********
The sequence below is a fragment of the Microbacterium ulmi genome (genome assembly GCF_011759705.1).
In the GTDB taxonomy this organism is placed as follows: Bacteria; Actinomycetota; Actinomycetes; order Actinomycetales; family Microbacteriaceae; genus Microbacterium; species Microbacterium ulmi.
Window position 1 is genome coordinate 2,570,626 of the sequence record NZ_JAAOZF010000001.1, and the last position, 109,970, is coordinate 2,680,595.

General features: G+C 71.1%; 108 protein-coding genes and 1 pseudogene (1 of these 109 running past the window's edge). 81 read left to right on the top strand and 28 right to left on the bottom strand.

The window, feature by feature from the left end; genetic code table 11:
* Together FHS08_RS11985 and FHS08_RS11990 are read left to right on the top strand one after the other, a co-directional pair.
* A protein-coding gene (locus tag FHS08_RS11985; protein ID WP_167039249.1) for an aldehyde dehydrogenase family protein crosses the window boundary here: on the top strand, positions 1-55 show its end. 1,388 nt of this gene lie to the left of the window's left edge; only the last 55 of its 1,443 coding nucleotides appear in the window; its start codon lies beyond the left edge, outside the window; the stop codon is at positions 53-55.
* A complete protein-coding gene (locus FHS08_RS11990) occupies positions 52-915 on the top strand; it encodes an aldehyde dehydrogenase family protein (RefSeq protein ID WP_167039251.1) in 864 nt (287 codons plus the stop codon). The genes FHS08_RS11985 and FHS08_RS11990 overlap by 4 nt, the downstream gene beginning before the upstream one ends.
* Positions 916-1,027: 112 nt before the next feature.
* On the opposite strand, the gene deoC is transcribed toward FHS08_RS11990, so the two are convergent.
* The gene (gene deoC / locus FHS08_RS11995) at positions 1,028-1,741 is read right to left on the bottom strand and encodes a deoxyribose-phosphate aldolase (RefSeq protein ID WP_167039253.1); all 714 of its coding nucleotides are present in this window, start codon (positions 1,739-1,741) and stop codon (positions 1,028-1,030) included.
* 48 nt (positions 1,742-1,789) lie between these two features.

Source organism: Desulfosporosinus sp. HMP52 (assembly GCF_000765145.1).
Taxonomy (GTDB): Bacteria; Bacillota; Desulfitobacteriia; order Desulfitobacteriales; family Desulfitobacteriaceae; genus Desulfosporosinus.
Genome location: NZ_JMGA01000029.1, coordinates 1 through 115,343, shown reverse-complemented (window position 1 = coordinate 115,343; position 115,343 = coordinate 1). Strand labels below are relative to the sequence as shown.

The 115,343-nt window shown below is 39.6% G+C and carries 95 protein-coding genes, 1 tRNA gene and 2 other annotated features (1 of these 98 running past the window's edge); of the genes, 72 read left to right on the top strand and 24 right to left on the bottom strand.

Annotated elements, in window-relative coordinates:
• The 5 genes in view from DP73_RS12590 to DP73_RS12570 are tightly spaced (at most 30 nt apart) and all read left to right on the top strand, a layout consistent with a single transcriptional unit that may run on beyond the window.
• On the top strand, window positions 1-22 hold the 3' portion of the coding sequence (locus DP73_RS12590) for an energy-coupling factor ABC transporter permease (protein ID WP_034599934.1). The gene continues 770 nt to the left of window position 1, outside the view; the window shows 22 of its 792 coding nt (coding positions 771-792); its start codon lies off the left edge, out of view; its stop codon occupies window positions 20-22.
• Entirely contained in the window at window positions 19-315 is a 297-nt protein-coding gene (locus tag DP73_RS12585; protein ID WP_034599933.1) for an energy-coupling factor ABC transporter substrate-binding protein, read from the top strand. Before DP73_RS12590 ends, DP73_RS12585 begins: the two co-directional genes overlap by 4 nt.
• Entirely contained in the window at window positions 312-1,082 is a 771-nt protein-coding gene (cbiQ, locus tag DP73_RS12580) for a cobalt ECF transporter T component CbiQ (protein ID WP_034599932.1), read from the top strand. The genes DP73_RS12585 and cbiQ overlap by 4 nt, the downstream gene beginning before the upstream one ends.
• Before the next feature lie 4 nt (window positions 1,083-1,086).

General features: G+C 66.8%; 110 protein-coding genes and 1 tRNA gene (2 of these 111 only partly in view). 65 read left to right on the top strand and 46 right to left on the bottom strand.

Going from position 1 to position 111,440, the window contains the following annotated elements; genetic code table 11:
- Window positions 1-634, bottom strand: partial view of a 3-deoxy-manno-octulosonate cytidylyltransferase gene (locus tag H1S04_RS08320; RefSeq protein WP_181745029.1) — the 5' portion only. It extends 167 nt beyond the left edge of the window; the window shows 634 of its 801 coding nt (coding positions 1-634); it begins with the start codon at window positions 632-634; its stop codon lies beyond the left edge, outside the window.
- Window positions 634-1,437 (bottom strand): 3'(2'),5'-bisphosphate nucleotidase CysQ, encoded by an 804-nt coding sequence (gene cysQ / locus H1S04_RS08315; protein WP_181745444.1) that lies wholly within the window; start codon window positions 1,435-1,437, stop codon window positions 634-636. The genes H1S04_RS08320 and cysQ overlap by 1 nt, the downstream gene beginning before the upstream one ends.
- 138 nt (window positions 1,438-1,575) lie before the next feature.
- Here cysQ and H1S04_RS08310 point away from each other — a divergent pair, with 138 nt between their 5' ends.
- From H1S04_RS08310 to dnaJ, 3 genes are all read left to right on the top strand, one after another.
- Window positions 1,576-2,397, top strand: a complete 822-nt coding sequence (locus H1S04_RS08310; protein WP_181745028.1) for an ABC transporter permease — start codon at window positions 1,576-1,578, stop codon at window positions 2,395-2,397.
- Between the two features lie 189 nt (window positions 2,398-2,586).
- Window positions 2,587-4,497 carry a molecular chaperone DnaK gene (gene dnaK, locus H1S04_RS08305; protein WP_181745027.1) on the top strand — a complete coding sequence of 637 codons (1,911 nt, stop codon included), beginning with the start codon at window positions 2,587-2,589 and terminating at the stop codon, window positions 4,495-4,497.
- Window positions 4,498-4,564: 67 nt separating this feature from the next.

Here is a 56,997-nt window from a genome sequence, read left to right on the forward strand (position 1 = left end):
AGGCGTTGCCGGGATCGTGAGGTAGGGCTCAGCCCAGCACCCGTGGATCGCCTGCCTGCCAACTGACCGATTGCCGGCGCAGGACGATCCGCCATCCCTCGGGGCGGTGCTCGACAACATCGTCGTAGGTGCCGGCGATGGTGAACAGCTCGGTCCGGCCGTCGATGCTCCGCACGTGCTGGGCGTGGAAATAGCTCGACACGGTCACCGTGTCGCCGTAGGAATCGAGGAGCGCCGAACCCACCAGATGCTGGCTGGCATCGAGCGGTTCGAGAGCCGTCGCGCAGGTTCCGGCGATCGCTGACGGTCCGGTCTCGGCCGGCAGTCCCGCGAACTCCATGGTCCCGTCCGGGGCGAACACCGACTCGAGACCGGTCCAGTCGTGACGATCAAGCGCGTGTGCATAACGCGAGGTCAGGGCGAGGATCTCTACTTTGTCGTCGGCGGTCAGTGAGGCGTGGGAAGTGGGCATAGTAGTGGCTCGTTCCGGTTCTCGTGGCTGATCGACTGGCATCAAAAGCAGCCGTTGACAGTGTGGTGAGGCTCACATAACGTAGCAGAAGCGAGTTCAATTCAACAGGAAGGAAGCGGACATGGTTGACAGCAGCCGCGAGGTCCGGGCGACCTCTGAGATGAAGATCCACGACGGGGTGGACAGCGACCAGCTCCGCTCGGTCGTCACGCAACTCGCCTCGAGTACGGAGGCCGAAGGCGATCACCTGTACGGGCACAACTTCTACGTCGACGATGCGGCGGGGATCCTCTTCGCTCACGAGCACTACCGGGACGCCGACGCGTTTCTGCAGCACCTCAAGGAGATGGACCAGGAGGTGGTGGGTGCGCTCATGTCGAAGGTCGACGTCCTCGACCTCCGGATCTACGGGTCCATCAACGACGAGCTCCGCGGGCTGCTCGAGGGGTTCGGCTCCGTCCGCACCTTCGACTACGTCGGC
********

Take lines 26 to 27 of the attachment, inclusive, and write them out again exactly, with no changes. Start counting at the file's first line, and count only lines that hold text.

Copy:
- Window positions 634-1,437 (bottom strand): 3'(2'),5'-bisphosphate nucleotidase CysQ, encoded by an 804-nt coding sequence (gene cysQ / locus H1S04_RS08315; protein WP_181745444.1) that lies wholly within the window; start codon window positions 1,435-1,437, stop codon window positions 634-636. The genes H1S04_RS08320 and cysQ overlap by 1 nt, the downstream gene beginning before the upstream one ends.
- 138 nt (window positions 1,438-1,575) lie before the next feature.